3. Vodka Soda

4. Gin and Tonic

5. Fizzy Lemonade

6. Mojito

I was especially surprised about the last two. But switching out a few ingredients can make it much more healthy, such as the simple syrup for honey. It probably makes it taste much fresher too.

On my Spring Break, we also made homemade pina coladas with ice cream, fresh pineapple and coconut cream. They were delicious and who knows how much healthier or more fattening they were then using the store-bought mix. Regardless, pina coladas are known for being filling, fatty drinks. They made #3 on Forbes’s list of most fattening cocktails behind a Long Island Ice Tea and Margarita. White Russian and Mai Tai were close behind at 4 and 5.

Whatever you’re drinking, enjoy it. Social occasions are about fun and relaxation. Just drink responsibly.

Cheers!

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Vegetable Smoothies

Summertime is fast approaching. Pretty soon thirsts will be out of control from the sweltering heat. But that’s nothing a little smoothie can’t take care of. And it’s not a fruit smoothie I’m talking about. It’s a vegetable smoothie. That’s right, I said vegetable.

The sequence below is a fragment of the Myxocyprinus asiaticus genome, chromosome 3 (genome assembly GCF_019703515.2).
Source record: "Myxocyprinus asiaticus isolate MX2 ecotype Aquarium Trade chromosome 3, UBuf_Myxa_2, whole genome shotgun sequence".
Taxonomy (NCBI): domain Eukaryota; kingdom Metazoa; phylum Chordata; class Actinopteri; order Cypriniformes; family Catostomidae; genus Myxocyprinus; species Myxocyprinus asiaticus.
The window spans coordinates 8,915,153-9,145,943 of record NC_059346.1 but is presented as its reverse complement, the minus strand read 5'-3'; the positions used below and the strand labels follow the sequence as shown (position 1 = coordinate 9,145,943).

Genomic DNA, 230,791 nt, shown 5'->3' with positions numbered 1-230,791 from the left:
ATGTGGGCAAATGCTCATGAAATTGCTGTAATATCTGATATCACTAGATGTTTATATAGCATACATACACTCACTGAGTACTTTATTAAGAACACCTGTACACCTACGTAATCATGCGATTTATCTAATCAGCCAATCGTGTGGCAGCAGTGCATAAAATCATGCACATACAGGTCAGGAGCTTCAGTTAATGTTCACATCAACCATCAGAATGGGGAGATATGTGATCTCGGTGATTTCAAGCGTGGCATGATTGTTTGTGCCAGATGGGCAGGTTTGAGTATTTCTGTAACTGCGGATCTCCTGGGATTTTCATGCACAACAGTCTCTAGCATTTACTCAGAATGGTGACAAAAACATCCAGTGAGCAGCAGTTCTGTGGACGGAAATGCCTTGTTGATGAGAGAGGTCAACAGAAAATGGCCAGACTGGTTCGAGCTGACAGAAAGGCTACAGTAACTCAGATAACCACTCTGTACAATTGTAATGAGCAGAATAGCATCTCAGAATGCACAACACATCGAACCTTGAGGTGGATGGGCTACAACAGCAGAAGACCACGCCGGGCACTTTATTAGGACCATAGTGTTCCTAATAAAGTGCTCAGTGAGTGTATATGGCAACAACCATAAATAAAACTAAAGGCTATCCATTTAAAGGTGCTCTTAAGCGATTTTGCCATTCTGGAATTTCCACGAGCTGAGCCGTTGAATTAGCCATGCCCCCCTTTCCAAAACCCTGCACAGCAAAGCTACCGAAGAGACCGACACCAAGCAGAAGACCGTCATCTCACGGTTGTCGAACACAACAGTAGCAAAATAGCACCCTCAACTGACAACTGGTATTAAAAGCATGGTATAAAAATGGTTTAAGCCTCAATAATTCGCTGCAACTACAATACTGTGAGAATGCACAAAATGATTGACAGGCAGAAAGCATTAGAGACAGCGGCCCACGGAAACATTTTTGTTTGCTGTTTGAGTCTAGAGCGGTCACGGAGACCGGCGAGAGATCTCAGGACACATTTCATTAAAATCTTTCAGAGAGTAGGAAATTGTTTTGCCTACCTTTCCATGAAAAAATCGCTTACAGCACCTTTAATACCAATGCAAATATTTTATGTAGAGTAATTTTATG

In a New York Times article, there are five recipes for the adventurous containing arugula, cabbage and carrots. You might think it sounds disgusting, but carrots are good in cake, right?

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Soda, it sounds like a drug

Originally from a post on tumblr.

WHAT HAPPENS TO A PERSON’S BODY WHEN THEY DRINK A COKE:

  • In The First 10 minutes: 10 teaspoons of sugar hit your system. (100% of your recommended daily intake.) You don’t immediately vomit from the overwhelming sweetness because phosphoric acid cuts the flavor allowing you to keep it down.
  • 20 minutes: Your blood sugar spikes, causing an insulin burst. Your liver responds to this by turning any sugar it can get its hands on into fat. (There’s plenty of that at this particular moment)